One of the things I most appreciate about being a painter, is that it has honed my ability to notice beauty — color beauty — just about anywhere. And so it was last month when I drove across the Great Plains of eastern Colorado and western Nebraska. Many might find the late winter landscape of brown flatland to be drab, but I found its earthy tones to be luscious in its closely hued subtleties. (I always think of these colors as “Vuillard colors” for they remind me of the palette of French post-impressionist painter Edouard Vuillard. Which is kind of funny, since Vuillard was especially known for his paintings of cozy interiors. But this earthen palette, no matter its subject, calls up “Vuillard” in my color memory.)

As I shared in my previous post, my time in Nebraska was book-ended each day by the breath-taking drama of sandhill cranes moving to and from their nighttime roost in the Platte River. The bulk of each day however was spent with a paintbrush in hand, as I drove country roads and painted Great Plains farmlands from the front seat of my car.

We in New Mexico tend to feel a bit superior to the rest of the country when it comes to natural beauty. Okay, we’re unapologetically smug. But let’s face it: The Land of Enchantment sets a pretty high bar when it comes to landscape.
That’s a given. And it’s frankly why I’ve made New Mexico my home for 20+ years.

And yet . . . I found the flatland of Nebraska in late March to radiate a quiet, stark beauty. Though some might find the unbroken straight line of the horizon uninteresting, I was fascinated by the geometry everywhere of parallel lines shooting off into a sharp chevron of a vanishing point, every corn field a perfect study of one-point perspective.

And fog! such a rarity to my sunburned eyes. I’d forgotten how its grayness subdues yet intensifies color, softens edges, and somehow brings everything in closer. As I sat in my car and mixed my colors, I found the Nebraska sky was ever-changing, the calligraphy of cranes ever curling, the gnarled twists of winter cottonwoods ever haunting.
My goal was to come home with fifteen plein air paintings. That was unrealistic, when one considers the daily need for coffeehouse letter-writing, occasional** craft-brew sampling (I am my father’s daughter, after all), and — most important of all — afternoon naps (I am my mother’s daughter, after all), fifteen paintings was pretty much out of the question.

In the end, I came home with nine paintings. Nine celebrations of Vuillard colors of a starkly beautiful landscape. Not bad.

Here they are in order of their creation:

‘Nebraska Springtime, I’ ~ by Dawn Chandler ~ oil on panel ~ en plein air ~ 8″ x 10″ ~ Day 1 ~ My first Nebraska painting, and one of the few paintings I’ve done with any kind of architecture. From the first parking area at the Fort Kearny State Recreation Area, looking south. Note the dots of cranes grazing in the field.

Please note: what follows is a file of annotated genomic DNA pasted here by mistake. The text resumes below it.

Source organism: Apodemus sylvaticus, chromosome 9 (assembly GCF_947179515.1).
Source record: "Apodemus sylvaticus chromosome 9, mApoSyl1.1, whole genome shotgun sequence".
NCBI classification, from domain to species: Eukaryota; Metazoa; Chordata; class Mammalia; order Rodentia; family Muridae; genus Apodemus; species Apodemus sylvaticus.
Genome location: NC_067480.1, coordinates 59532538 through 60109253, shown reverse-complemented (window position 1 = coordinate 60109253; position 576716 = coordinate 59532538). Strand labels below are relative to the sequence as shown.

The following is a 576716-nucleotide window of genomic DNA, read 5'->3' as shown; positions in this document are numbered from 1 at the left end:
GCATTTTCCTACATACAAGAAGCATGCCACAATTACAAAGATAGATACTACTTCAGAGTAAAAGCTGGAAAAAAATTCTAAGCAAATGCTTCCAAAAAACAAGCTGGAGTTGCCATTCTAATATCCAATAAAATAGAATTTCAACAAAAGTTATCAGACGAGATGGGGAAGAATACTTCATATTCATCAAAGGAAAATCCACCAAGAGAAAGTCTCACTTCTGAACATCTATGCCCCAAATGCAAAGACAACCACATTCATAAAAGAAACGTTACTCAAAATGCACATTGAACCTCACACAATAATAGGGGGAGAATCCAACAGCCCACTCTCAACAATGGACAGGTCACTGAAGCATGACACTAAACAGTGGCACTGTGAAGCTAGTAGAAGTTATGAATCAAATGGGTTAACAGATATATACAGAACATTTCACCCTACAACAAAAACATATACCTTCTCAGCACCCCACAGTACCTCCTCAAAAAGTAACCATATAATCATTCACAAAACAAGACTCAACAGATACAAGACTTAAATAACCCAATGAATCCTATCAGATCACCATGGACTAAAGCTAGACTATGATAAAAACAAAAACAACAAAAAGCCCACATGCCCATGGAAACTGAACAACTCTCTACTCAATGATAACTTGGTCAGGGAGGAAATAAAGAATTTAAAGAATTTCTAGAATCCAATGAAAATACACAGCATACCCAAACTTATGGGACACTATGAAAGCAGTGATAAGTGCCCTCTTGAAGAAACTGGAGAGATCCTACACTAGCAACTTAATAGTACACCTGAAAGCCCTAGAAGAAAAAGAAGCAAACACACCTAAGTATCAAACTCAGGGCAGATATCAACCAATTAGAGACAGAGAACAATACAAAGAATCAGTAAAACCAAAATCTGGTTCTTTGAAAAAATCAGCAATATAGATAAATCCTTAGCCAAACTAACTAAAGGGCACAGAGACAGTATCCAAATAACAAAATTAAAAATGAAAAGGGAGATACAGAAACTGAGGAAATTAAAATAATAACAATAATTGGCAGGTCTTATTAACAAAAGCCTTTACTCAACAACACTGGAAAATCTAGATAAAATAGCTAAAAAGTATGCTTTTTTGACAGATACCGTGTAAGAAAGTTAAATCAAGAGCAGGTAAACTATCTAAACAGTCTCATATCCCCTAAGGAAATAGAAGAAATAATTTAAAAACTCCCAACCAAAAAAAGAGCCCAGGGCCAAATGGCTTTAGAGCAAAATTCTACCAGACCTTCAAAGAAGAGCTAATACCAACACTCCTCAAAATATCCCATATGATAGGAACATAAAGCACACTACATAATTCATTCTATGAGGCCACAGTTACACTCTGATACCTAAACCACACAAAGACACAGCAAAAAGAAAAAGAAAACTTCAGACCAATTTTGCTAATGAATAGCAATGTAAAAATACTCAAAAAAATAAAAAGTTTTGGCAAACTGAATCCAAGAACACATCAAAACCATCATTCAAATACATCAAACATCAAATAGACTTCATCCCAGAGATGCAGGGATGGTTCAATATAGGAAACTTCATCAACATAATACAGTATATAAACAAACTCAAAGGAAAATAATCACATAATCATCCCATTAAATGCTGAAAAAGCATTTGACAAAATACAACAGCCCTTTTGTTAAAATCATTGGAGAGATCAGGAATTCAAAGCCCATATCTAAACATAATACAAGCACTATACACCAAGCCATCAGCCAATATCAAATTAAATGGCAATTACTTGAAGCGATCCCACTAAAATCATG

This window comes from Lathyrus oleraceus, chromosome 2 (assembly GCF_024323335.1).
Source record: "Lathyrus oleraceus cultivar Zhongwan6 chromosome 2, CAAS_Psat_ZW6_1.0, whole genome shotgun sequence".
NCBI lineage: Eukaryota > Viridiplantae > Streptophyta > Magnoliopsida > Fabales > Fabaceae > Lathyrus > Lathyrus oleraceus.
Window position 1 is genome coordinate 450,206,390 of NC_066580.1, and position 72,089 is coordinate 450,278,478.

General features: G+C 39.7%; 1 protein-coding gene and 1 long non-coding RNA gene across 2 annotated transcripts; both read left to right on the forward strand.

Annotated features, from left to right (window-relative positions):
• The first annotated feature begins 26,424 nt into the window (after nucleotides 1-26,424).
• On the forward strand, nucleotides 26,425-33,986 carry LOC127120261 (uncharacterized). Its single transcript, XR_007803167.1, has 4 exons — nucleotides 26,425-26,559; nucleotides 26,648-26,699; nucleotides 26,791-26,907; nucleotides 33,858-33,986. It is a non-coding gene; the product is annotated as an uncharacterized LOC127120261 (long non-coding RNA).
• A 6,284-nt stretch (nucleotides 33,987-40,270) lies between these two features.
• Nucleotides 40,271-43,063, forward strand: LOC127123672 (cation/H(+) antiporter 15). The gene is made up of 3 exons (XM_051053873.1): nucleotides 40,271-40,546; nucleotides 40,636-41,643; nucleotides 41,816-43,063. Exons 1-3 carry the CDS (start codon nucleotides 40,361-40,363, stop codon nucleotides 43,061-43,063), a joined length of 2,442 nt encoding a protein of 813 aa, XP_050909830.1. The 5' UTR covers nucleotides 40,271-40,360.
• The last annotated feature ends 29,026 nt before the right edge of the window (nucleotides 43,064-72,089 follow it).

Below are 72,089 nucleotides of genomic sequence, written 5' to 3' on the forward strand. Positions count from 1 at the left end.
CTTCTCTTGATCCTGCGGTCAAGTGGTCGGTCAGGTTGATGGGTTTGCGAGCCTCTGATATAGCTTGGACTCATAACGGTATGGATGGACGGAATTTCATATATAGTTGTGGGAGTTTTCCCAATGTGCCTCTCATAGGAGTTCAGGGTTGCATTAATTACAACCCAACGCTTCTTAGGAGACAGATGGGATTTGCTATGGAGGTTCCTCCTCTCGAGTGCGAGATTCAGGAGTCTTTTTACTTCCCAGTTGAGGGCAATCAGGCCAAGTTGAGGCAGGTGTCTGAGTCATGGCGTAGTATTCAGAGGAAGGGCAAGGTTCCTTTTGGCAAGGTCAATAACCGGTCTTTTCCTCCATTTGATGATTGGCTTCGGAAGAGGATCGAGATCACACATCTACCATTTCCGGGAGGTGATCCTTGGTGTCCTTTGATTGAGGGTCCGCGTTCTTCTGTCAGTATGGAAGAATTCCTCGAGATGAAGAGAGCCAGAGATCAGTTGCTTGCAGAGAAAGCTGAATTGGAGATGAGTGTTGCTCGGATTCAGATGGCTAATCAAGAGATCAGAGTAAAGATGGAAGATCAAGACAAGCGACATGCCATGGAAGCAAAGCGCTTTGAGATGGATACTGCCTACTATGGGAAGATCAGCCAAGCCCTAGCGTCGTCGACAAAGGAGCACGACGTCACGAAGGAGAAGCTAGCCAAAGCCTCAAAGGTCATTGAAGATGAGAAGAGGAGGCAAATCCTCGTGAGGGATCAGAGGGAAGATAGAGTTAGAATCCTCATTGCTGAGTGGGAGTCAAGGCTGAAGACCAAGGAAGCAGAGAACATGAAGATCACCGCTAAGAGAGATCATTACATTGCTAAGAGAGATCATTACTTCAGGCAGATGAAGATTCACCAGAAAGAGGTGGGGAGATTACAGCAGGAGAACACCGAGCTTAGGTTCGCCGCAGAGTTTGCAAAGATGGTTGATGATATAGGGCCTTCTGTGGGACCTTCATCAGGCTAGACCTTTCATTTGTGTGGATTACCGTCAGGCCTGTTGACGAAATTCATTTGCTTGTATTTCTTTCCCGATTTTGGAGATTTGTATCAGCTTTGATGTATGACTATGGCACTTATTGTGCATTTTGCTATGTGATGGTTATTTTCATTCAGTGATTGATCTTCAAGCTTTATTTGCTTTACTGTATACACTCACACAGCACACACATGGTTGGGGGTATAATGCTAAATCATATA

‘Nebraska Springtime, II” ~ by Dawn Chandler ~ oil on panel ~ en plein air ~ 8″ x 10″ ~ Day 1 ~ My only painting of the Platte River, this at just about high noon (so not much in the way of shadows) from just beyond the footbridge near the Ft. Kearny Rec Area. Painting en plein air is challenging, and painting water is especially challenging.


‘Nebraska Springtime, III” ~ by Dawn Chandler ~ oil on panel ~ en plein air ~ 8″ x 10″ ~ Day 1 – from the parking lot of the Iain Nicolson Audubon Center at Rowe Sanctuary. Before leaving on my roadtrip, I had stained a bunch of painting panels dark purplish; you can see the color bleeding through all of these paintings; here it adds depth and shadow to the stubby fields.


‘Nebraska Springtime, IV” ~ by Dawn Chandler ~ oil on panel ~ en plein air ~ 8″ x 10″ ~ Day 2, afternoon and the clouds were churning rapidly, changing shape endlessly in the time I painted this. The land was mainly in shadow until the very end when a streak of light cut across the field and also illuminated that distant gold tree.


‘Nebraska Springtime, V” ~ by Dawn Chandler ~ oil on panel ~ en plein air ~ 8″ x 10″ ~ Day 2 ~ somewhere near Rowe Sanctuary. That was the darnedest cloud, appearing almost flat, but deep purple grey. I loved the contrast/complement of cool purple-blue in the sky with the warm ochre and gold-browns of the field.


‘Nebraska Springtime, VI” ~ by Dawn Chandler ~ oil on panel ~ en plein air ~ 8″ x 10″ ~ Day 2 ~ from Elm Island Road, looking north to the cottonwoods of Rowe Sanctuary. Just beyond those trees lies the Platte River.


‘Nebraska Springtime, VII” ~ by Dawn Chandler ~ oil on panel ~ en plein air ~ 8″ x 10″ ~ Day 3 ~ along Elm Island Road, there’s a pull-off and a huge wood-paneled blind, just beyond which lies a marshy spot with gnarled cottonwoods, and small pond where herds of cranes gather during the day. How to capture them? I tried small dabs of blue-grey. . .


‘Nebraska Springtime, VIII” ~ by Dawn Chandler ~ oil on panel ~ en plein air ~ 8″ x 10″ ~ Day 3 ~ here again, along Elm Island Road . . . last evening in Nebraska. That house or barn on the right was actually white, but shaded, so it was hard to get the color. I struggled with it over and over, and finally, with great frustration, wiped the whole thing out and — voila! Loved it like that. The color may not be literally or realistically accurate, but it completely works for me.


‘Nebraska Springtime, IX” ~ by Dawn Chandler ~ oil on panel ~ en plein air ~ 8″ x 10″ ~ Day 4 ~ Last morning in Nebraska . . . just had to get in one more painting, and especially try to get some sense of that fog. What color are trees in fog? (I’m still not sure). How many shades of grey can you mix (a lot more than 50!) And how do you capture dozens (if not thousands!) of birds in flight? (I opted here for scratching a pencil into the paint, at least for those smallest most distant cranes in the sky).


** I’m pretty sure this is the first time in 50+ years I’ve spelled this word correctly on the first go of it.